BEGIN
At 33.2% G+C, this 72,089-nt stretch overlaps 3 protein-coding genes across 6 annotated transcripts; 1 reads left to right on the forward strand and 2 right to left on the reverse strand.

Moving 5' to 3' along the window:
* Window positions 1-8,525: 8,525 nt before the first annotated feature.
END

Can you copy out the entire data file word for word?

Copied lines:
At 33.2% G+C, this 72,089-nt stretch overlaps 3 protein-coding genes across 6 annotated transcripts; 1 reads left to right on the forward strand and 2 right to left on the reverse strand.

Moving 5' to 3' along the window:
* Window positions 1-8,525: 8,525 nt before the first annotated feature.